]After Ávila’s talk, there were many more presentations, workshops and film screenings that day including the film “I Learn America,” a documentary “about immigrant high school students adapting to the United States,” and “Organizing for Immigrant Rights,” a presentation by Jessica Culley a representative of the Farmworker Support committee (CATA) and the Kaolin Workers Union (KWU); a tour of the “Human Rights in Latin America” exhibit by four of the WCU students who curated it alongside Professor Michael Di Giovine.
To finish the conference there was a lunch where the Latino Professionals Luncheon of Chester County presented four scholarship awards to three West Chester and one Immaculata students.
After chicken and beef fajitas were served, a representative of the Latino Professionals Luncheon went to the front of the room to announce the recipients of awards and to describe the origin of the scholarships: “One day a student needed $800 to continue their studies the next semester and finish their degree. So, we reached out to the community and pulled together the $800 that that student needed.” Since that first donation they have given out 26 scholarships. Then, WCU Provost, Lorraine Bernotsky, said that “we are all painfully aware that this is a really critical time to be having this conference as we are working to unite our communities.”
In summing up the events participants, sociology professor, Miguel Ceballos said that, “we had an attorney come to speak today, we had members of the mayor’s office from Philadelphia, we had members from PICC the Pennsylvania Immigration Coalition, a group that presented twice today. There’s a real range. So maybe half and half. Half academic and half community activism, community organizations and community programs.”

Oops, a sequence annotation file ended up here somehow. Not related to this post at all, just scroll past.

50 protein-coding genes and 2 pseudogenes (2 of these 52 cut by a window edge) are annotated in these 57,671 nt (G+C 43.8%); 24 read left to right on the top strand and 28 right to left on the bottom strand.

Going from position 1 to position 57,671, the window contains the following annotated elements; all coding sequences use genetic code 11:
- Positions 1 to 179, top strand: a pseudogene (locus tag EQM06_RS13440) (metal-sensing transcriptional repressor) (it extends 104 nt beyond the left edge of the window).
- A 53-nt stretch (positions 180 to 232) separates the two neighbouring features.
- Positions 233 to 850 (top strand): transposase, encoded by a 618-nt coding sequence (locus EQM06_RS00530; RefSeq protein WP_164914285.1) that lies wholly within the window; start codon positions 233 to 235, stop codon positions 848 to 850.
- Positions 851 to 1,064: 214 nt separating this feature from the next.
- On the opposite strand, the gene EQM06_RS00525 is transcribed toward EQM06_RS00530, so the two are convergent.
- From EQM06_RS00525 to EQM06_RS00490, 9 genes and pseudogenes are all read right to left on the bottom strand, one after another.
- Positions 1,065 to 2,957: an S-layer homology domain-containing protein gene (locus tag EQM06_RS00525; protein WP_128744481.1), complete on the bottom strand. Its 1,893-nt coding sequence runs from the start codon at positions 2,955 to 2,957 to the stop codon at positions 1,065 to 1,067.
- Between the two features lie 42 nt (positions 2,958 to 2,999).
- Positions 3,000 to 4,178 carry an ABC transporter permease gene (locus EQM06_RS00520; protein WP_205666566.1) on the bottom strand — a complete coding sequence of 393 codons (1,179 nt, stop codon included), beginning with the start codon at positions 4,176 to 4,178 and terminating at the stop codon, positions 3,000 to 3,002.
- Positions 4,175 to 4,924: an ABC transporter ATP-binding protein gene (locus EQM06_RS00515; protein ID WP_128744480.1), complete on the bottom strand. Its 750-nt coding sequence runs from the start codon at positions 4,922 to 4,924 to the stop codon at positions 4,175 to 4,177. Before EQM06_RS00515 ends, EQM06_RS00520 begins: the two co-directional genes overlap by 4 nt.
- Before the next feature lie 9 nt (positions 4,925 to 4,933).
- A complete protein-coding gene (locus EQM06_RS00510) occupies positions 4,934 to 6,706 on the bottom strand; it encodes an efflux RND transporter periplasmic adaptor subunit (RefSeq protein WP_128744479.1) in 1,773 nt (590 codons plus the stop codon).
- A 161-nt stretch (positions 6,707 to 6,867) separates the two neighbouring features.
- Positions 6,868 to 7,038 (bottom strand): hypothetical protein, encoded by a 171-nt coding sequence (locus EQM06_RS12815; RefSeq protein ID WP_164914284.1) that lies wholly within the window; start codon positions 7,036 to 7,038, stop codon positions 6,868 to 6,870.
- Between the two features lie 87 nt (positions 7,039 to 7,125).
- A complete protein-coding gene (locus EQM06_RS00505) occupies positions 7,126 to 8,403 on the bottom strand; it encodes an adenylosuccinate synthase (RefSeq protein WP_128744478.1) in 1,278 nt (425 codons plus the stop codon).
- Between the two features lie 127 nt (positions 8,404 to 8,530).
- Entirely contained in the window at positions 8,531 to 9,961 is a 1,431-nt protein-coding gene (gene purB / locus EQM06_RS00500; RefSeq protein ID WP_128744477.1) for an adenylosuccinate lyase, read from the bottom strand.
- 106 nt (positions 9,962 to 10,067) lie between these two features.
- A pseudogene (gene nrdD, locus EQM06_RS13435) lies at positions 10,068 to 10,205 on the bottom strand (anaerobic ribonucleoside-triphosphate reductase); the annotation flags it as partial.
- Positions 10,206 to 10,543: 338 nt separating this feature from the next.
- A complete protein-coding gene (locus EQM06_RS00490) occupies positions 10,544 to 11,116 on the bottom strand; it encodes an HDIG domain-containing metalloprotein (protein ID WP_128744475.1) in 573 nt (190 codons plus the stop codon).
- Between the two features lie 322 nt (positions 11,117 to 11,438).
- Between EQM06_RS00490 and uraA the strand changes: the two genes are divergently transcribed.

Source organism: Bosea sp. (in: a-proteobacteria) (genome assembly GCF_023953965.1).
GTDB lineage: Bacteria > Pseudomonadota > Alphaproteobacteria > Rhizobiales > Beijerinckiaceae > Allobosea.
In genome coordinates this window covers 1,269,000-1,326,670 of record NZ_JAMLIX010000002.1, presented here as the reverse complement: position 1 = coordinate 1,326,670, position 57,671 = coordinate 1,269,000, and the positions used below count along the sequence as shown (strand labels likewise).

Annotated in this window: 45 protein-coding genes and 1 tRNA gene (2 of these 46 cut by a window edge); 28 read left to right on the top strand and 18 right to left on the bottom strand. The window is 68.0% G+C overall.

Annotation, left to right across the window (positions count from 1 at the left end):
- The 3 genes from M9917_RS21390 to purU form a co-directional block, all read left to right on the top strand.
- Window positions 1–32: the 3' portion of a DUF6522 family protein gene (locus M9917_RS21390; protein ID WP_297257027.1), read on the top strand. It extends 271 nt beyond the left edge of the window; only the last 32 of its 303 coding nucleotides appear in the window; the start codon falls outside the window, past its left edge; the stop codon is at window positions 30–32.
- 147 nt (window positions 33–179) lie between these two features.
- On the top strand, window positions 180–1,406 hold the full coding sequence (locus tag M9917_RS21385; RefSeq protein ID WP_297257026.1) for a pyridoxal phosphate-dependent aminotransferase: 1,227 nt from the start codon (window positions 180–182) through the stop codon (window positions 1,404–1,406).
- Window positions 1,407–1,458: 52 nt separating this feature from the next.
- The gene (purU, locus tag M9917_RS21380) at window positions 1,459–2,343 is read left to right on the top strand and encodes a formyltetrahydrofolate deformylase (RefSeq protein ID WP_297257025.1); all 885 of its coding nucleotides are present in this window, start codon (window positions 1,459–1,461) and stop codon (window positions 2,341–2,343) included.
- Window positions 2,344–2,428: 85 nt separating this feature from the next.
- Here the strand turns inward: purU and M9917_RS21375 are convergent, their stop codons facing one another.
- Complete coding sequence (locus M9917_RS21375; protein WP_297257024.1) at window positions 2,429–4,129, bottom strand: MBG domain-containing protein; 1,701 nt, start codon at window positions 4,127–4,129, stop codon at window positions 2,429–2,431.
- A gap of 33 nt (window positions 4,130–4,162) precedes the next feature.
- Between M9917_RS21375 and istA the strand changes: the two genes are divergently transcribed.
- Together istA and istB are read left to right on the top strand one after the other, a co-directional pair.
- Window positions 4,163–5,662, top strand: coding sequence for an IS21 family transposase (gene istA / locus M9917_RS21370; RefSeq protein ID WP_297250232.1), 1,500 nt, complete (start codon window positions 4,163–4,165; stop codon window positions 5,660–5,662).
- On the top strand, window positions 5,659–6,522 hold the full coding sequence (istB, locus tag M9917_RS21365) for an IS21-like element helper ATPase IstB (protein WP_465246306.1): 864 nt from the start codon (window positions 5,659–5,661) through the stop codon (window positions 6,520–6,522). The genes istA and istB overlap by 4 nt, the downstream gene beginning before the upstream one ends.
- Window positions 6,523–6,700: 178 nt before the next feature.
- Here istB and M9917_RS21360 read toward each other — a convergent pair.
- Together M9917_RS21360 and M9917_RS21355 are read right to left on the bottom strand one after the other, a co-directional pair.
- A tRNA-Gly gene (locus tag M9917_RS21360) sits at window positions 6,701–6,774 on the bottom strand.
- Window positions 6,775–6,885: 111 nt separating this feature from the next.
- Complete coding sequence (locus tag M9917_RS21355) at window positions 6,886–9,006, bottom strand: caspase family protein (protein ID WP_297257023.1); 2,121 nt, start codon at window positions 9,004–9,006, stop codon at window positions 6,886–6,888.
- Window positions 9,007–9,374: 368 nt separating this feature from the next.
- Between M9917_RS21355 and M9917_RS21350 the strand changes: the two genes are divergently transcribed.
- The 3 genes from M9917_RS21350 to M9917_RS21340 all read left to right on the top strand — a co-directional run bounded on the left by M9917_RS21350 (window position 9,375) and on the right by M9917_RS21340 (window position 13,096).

He then described “the connections that you see [at the conference]” such as, “the teachers [from Rustin High School] who are ELL (English Language Learner) teachers working with the faculty in the TESOL program here,” and the cooperation between, “two members from the department of health studies, who are faculty, and two members of this maternal child health consortium, a Chester County organization that serves low-income mothers, they presented together. Now four years ago I presented my work on Latino maternal infant health and there was a member of the maternal child health consortium there and because of that we met and I was able to access their data to analyze. I got funding for that from the university. I made that connection through this conference.”
Students from John Harris High School in Harrisburg and Rustin High School in West Chester came to the conference on the final day for presentations, a tour of the West Chester campus and the closing lunch. One John Harris HS student, Oscar Perdomo, said that the presentations he saw helped him learn about “the challenges and opportunities of being Latino today.” For example, “[he] heard in a talk about how in Arizona they can pull you over if you just look like an illegal immigrant.”
Aaron Gallant is a third-year student majoring in urban and environmental planning with minors in anthropology and Spanish. He can be reached at AG851503@wcupa.edu.